loading...

Vue Inside AJS?!

_ronini profile image Ronnie Villarini Updated on ・7 min read

This post originally appeared on my blog

At Winning Streak, we recently began our transition of migrating our biggest project from AngularJS to Vue. This is the why and the how!

Why Vue?


First and foremost - AJS is reaching EOL. It was announced that on July 1st, 2018, AJS would enter into a three year LTS period. The Angular team has moved onto Angular 2+ (simply named Angular), and has since stopped development on AJS.

So... Why Vue? Firstly, it's loved by nearly everyone who has used it. Secondly, it's arguably one of the easiest frontend frameworks to get up and running with. Lastly, I have lots of experience with it, and so does the other developer on my team! Vue recognizes that AJS got a lot of things right, and builds on those features while eliminating some of the pain points and poor decisions made.

Methodology


Since Vue promotes incremental adoption, we chose to take that idea and run with it, but how? I found this amazing pen - we saw an approach that we knew would work for us.

The app in question is fairly large, and an integral part of day-to-day operations within the company. This means that a rewrite wouldn't be a great use of time since there are only two of us, and there are still plenty of new features and various fixes/enhancements to work on. We also had to ensure that whatever path we took, it had to live alongside the current implementations without breaking anything.

Okay, cool - but where does the pen come in, and when are you going to get to the point? - you, probably

So here is the plan:

  • Refactor everything and get the codebase prepped for a modern approach to old solutions.
  • Replace our build tool, gulp, with Parcel (I'll explain this decision in the next section)
  • Use AJS components as an entry point for Vue components, acting as a wrapper until Vue becomes the larger portion of the app, in which case we could sprint to finally make the swap.

Phase 1 - The Refactor


Step 1: Refactoring components & their templates to model Vue SFC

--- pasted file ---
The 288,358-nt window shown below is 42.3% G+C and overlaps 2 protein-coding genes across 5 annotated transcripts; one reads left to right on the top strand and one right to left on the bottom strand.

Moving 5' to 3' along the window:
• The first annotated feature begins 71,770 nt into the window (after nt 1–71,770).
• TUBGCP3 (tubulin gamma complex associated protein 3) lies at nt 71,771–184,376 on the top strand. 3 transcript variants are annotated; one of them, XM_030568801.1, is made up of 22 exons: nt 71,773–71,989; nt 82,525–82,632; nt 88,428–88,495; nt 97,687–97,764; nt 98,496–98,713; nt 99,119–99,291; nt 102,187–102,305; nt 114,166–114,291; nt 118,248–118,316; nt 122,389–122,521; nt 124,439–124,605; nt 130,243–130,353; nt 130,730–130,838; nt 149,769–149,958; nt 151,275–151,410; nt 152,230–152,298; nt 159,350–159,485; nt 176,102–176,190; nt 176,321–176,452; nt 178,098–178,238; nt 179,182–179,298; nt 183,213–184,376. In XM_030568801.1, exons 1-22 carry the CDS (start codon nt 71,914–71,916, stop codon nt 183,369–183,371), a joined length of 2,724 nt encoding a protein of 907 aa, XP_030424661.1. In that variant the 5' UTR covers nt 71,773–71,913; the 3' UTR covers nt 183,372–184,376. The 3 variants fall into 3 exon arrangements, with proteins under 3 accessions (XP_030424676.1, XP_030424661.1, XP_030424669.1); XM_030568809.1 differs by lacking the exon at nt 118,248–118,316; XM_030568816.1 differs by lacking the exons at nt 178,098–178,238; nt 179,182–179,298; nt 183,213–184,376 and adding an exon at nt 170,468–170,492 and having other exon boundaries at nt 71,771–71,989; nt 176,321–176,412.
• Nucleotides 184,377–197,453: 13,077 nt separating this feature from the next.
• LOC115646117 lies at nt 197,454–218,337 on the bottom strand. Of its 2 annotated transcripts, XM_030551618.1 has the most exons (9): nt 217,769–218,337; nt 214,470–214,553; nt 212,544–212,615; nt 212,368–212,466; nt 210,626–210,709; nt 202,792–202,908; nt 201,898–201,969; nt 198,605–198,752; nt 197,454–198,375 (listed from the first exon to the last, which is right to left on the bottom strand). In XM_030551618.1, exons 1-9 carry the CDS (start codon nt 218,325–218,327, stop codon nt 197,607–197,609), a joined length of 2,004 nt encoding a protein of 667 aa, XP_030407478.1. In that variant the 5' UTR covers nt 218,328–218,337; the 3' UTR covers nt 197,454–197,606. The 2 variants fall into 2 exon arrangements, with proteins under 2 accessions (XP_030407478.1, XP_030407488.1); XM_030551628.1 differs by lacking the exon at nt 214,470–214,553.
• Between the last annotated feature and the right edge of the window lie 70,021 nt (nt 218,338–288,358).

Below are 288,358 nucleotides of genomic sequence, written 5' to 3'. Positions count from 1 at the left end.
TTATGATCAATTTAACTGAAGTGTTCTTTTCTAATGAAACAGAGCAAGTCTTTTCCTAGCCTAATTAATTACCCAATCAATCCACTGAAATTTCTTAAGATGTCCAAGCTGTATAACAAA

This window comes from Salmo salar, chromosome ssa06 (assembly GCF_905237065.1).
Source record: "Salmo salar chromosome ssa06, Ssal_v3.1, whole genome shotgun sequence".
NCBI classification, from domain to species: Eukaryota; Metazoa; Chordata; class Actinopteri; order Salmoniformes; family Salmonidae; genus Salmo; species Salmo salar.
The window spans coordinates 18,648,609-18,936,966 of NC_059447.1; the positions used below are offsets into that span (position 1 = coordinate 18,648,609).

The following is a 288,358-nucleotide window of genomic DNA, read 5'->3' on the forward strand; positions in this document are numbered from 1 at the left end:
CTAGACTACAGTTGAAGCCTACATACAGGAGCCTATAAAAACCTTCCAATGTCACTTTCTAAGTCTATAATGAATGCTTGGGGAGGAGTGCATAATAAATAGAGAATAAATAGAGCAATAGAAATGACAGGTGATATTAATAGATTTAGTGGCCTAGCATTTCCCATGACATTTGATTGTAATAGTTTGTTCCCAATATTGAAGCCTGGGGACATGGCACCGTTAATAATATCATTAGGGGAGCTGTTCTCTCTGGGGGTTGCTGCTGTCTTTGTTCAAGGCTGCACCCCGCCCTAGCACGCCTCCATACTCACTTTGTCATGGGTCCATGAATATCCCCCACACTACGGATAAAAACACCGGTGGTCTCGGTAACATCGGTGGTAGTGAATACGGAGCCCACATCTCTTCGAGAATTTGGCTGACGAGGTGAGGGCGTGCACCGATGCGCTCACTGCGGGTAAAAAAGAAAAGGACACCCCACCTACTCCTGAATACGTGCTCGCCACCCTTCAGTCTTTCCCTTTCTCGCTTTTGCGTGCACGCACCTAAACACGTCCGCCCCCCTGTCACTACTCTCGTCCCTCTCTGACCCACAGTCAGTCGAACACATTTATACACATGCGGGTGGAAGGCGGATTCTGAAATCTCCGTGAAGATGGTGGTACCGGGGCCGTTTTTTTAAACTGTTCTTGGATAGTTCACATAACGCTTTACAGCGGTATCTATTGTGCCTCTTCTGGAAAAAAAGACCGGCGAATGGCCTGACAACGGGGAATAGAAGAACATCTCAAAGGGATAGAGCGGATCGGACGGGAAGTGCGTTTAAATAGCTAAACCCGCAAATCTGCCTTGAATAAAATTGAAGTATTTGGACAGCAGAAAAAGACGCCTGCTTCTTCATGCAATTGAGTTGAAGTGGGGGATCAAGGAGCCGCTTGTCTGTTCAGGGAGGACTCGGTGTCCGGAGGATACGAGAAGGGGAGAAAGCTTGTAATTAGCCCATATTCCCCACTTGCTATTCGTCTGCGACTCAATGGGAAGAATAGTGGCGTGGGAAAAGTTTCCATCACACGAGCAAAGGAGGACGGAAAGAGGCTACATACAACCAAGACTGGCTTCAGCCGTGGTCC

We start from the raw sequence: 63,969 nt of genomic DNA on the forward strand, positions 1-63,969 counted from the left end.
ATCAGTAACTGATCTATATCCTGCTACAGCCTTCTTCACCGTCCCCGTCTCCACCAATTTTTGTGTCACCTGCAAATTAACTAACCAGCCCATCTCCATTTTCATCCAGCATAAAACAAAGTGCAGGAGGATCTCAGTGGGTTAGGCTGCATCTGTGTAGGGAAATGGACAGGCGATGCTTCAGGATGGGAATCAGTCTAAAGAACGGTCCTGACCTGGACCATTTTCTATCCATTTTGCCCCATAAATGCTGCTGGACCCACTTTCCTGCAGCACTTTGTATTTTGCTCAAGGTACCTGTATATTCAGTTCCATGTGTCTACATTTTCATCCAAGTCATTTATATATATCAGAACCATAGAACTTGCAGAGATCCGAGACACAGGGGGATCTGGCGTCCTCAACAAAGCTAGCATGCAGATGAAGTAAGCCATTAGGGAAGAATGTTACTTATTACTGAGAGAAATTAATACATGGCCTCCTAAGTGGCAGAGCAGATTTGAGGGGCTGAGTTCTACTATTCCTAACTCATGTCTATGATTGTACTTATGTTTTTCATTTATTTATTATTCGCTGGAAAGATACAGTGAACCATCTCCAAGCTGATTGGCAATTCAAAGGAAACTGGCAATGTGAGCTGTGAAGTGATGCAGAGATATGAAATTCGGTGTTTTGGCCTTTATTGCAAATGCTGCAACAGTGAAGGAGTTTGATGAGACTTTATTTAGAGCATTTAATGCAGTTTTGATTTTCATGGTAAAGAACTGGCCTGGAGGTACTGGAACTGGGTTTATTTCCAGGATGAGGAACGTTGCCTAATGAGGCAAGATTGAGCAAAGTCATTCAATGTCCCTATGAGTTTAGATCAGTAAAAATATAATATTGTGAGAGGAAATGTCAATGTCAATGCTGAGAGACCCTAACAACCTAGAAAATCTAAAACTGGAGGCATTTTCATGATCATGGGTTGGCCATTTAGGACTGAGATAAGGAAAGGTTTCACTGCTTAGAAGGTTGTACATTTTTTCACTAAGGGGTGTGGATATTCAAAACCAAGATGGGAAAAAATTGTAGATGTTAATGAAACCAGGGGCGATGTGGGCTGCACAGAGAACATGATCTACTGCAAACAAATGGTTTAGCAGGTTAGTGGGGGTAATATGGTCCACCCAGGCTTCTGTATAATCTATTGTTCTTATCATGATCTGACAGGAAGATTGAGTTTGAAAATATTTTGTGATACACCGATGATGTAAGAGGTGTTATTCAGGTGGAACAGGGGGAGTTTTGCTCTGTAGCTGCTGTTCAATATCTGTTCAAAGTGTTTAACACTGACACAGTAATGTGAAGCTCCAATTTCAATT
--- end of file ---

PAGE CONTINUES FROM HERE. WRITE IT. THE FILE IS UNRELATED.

I have to admit, this part was a little intimidating. There is a lot of code, and due to the nature of how quickly everything had to be built - there are not a lot of tests - In fact, there aren't any... So we had to take baby steps, carefully performing reviews along the way.

First up, refactor the components to more closely model Vue's SFC approach. Not only did we love how easy SFCs are to work with and reason about, but refactoring AJS into a close clone of this would make it really easy to transition them into Vue components later on. So we moved all the separate template files into es6 string templates, and packaged them up inside the respective AJS template option.

From this:

// example.html
<div>
    <h1>This is my component template!</h1>
</div>
// example.js
angular.module('app').component('example', {
    controller: function($scope) {
        // ... component logic ...
    },
});

To this:

// example.js
angular
  .module('app')
  .component('example', {
    controller: function($scope) {
      // ... component logic ...
    }

    template: `
       <div>
         <h1>This is my component template!</h1>
       </div>
    `
  })

This is obviously a trivial example, but it illustrate the point. This refactored component looks very similar to a Vue SFC, and will take just a few minutes to refactor to Vue syntax down the road.

Step 2 : Replace Gulp with Parcel

Let me start by saying,

There is absolutely nothing wrong with Gulp.

Pitchforks down? Okay, lets move on.

We chose Parcel for a couple reasons:

  • No on really enjoys working with Webpack.
  • It echos Vue's "easy to get up and running" approach.

On top of those points, since it uses Babel under the hood, we also got access to extra javascript features without any extra configuration. A huge benefit, is Parcel's support of Vue SFCs right out of the box.

Since there is no complicated setup or configuration required for Parcel, there isn't much to go over here. All we had to do was eliminate the gulp file that took care of concatenation, bundling, building, etc. Then we created an Index.html file, and an Index.js file that contained the bootstrap logic for the app. Parcel takes care of the rest!

🔗Check out the official Parcel docs for more info

Step 3: Refactor components to default exports

This was the simplest part of the refactor, at was the last step. In ES6, we have support for import/export syntax like so:

import MyComponent from '../components/MyComponent';

// MyComponent.js
export default {
    // ... component logic ...
};

Now if we refactor all our angular components to this syntax, we can simplify how register them with Angular, and this will again make the transition to Vue much simpler.